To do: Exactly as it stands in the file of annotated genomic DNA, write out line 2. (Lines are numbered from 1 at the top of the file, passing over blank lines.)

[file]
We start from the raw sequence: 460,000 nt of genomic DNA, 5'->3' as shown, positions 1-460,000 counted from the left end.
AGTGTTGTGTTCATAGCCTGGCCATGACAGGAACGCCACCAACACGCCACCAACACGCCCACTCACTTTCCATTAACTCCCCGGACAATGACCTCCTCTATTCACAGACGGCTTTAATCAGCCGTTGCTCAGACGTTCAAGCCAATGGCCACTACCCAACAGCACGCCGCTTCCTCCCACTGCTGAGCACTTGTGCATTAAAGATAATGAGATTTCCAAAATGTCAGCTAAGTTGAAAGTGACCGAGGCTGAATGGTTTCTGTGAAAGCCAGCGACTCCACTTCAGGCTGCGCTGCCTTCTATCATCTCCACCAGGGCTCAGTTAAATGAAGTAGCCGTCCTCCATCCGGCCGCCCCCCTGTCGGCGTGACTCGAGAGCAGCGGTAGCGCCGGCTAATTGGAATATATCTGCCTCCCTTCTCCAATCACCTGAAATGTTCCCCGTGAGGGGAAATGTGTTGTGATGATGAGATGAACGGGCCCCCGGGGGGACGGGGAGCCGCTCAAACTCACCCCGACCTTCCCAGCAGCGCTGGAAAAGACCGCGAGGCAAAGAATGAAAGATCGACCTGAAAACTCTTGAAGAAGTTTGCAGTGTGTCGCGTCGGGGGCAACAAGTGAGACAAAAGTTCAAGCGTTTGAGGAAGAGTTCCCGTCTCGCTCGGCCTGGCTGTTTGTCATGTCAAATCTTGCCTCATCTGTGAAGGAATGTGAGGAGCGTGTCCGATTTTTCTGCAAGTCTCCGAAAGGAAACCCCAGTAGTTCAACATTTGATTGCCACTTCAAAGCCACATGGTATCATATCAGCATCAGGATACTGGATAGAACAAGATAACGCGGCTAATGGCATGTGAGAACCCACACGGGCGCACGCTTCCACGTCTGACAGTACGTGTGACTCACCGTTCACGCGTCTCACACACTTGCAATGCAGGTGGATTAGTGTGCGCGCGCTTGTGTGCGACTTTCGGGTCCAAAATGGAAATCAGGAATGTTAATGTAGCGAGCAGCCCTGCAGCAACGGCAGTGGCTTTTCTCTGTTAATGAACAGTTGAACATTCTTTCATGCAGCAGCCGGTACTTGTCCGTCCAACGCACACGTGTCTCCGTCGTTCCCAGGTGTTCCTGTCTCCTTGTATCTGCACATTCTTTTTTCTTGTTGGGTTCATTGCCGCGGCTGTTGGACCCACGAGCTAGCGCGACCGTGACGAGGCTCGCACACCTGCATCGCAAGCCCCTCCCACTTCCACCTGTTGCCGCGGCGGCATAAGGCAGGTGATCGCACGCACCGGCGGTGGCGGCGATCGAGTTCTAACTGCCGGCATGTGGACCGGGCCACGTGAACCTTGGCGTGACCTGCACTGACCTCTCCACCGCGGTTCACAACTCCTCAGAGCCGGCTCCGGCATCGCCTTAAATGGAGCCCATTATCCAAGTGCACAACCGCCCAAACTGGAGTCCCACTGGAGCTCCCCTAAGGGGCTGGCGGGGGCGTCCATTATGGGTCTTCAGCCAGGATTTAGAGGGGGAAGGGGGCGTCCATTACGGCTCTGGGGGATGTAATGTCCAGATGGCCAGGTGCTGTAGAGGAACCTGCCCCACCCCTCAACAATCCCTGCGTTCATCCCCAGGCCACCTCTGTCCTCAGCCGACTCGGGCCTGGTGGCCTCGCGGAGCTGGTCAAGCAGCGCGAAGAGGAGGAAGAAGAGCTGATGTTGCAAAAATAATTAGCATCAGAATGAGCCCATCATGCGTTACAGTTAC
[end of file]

AGTGTTGTGTTCATAGCCTGGCCATGACAGGAACGCCACCAACACGCCACCAACACGCCCACTCACTTTCCATTAACTCCCCGGACAATGACCTCCTCTATTCACAGACGGCTTTAATCAGCCGTTGCTCAGACGTTCAAGCCAATGGCCACTACCCAACAGCACGCCGCTTCCTCCCACTGCTGAGCACTTGTGCATTAAAGATAATGAGATTTCCAAAATGTCAGCTAAGTTGAAAGTGACCGAGGCTGAATGGTTTCTGTGAAAGCCAGCGACTCCACTTCAGGCTGCGCTGCCTTCTATCATCTCCACCAGGGCTCAGTTAAATGAAGTAGCCGTCCTCCATCCGGCCGCCCCCCTGTCGGCGTGACTCGAGAGCAGCGGTAGCGCCGGCTAATTGGAATATATCTGCCTCCCTTCTCCAATCACCTGAAATGTTCCCCGTGAGGGGAAATGTGTTGTGATGATGAGATGAACGGGCCCCCGGGGGGACGGGGAGCCGCTCAAACTCACCCCGACCTTCCCAGCAGCGCTGGAAAAGACCGCGAGGCAAAGAATGAAAGATCGACCTGAAAACTCTTGAAGAAGTTTGCAGTGTGTCGCGTCGGGGGCAACAAGTGAGACAAAAGTTCAAGCGTTTGAGGAAGAGTTCCCGTCTCGCTCGGCCTGGCTGTTTGTCATGTCAAATCTTGCCTCATCTGTGAAGGAATGTGAGGAGCGTGTCCGATTTTTCTGCAAGTCTCCGAAAGGAAACCCCAGTAGTTCAACATTTGATTGCCACTTCAAAGCCACATGGTATCATATCAGCATCAGGATACTGGATAGAACAAGATAACGCGGCTAATGGCATGTGAGAACCCACACGGGCGCACGCTTCCACGTCTGACAGTACGTGTGACTCACCGTTCACGCGTCTCACACACTTGCAATGCAGGTGGATTAGTGTGCGCGCGCTTGTGTGCGACTTTCGGGTCCAAAATGGAAATCAGGAATGTTAATGTAGCGAGCAGCCCTGCAGCAACGGCAGTGGCTTTTCTCTGTTAATGAACAGTTGAACATTCTTTCATGCAGCAGCCGGTACTTGTCCGTCCAACGCACACGTGTCTCCGTCGTTCCCAGGTGTTCCTGTCTCCTTGTATCTGCACATTCTTTTTTCTTGTTGGGTTCATTGCCGCGGCTGTTGGACCCACGAGCTAGCGCGACCGTGACGAGGCTCGCACACCTGCATCGCAAGCCCCTCCCACTTCCACCTGTTGCCGCGGCGGCATAAGGCAGGTGATCGCACGCACCGGCGGTGGCGGCGATCGAGTTCTAACTGCCGGCATGTGGACCGGGCCACGTGAACCTTGGCGTGACCTGCACTGACCTCTCCACCGCGGTTCACAACTCCTCAGAGCCGGCTCCGGCATCGCCTTAAATGGAGCCCATTATCCAAGTGCACAACCGCCCAAACTGGAGTCCCACTGGAGCTCCCCTAAGGGGCTGGCGGGGGCGTCCATTATGGGTCTTCAGCCAGGATTTAGAGGGGGAAGGGGGCGTCCATTACGGCTCTGGGGGATGTAATGTCCAGATGGCCAGGTGCTGTAGAGGAACCTGCCCCACCCCTCAACAATCCCTGCGTTCATCCCCAGGCCACCTCTGTCCTCAGCCGACTCGGGCCTGGTGGCCTCGCGGAGCTGGTCAAGCAGCGCGAAGAGGAGGAAGAAGAGCTGATGTTGCAAAAATAATTAGCATCAGAATGAGCCCATCATGCGTTACAGTTAC